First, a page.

Trash to be shipped back to Canada any day soon – DENR
MANILA, Philippines — After missing President Rodrigo Duterte’s deadline, the Department of Environment and Natural Resources (DENR) on Monday said the tons of Canadian trash illegally shipped to the Philippines would be returned to Canada any day soon.
Environment Undersecretary Benny Antiporda said a transport company, Bolloré, had been contracted by the Canadian government to handle the shipping.
“We expect this to go faster and as of the moment, we see no hindrance to the shipping out of these containers [of trash]. It’s now only a matter of coordination,” Antiporda said.
The President had earlier given the Canadian government until May 15 to take out the trash, which was shipped to the country in batches of containers from 2013 to 2014.
The shipments were declared by its Philippine consignee, Chronic Plastics, as scrap materials for recycling, but instead included used adult diapers and electronic wastes.
After Ottawa failed to comply with Mr. Duterte’s deadline, Foreign Secretary Teodoro Locsin Jr. recalled the Philippine ambassador and consuls in Canada.
The Canadian government expressed disappointment over the move, but said it remained committed to take back the trash.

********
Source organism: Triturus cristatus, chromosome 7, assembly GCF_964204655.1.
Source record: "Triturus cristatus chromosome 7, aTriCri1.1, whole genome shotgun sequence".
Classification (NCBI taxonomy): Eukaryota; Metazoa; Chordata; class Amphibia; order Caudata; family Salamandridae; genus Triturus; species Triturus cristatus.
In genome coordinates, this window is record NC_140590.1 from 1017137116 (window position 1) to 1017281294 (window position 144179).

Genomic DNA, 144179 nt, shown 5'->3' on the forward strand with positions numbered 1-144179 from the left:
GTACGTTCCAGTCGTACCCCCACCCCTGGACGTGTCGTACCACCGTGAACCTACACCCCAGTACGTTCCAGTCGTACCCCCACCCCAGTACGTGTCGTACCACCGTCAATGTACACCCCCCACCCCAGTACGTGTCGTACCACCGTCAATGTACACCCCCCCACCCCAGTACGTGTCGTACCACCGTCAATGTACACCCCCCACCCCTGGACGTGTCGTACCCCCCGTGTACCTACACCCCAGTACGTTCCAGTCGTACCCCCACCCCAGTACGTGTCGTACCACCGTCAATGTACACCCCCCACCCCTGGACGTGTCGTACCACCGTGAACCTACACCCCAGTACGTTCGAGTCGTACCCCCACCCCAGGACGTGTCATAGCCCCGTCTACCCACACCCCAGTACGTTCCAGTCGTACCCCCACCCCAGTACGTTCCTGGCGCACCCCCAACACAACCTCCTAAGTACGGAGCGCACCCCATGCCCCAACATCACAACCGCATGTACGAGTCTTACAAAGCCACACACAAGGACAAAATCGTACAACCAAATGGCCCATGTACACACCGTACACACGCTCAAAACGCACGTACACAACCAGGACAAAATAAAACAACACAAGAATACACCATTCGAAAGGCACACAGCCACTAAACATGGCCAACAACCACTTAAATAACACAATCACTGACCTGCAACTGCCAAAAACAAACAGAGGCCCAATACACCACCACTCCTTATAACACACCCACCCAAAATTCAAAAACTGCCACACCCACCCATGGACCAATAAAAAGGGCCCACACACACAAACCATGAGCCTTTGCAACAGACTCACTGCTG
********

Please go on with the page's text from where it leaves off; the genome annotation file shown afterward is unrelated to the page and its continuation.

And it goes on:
Antiporda said the containers of trash had been declared seaworthy, though these would still need fumigation before they are loaded onto ships.
He said a contractor was being sought to fumigate the trash and that Canada would pay for it.
Coordination with countries where the garbage will pass through on its way to Canada is also needed, as mandated in the Basel Convention, a global treaty that controls the movement of hazardous wastes, Antiporda said.
“But shipping out these garbage is without prejudice to the existing cases [filed before the courts],” he said.
In June 2016, a Manila trial court ordered the Valenzuela City-based Chronic Plastics to ship the trash back to Canada.
Antiporda said two cases related to the illegal importation remained pending in court.
Subscribe to INQUIRER PLUS to get access to The Philippine Daily Inquirer & other 70+ titles, share up to 5 gadgets, listen to the news, download as early as 4am & share articles on social media. Call 896 6000.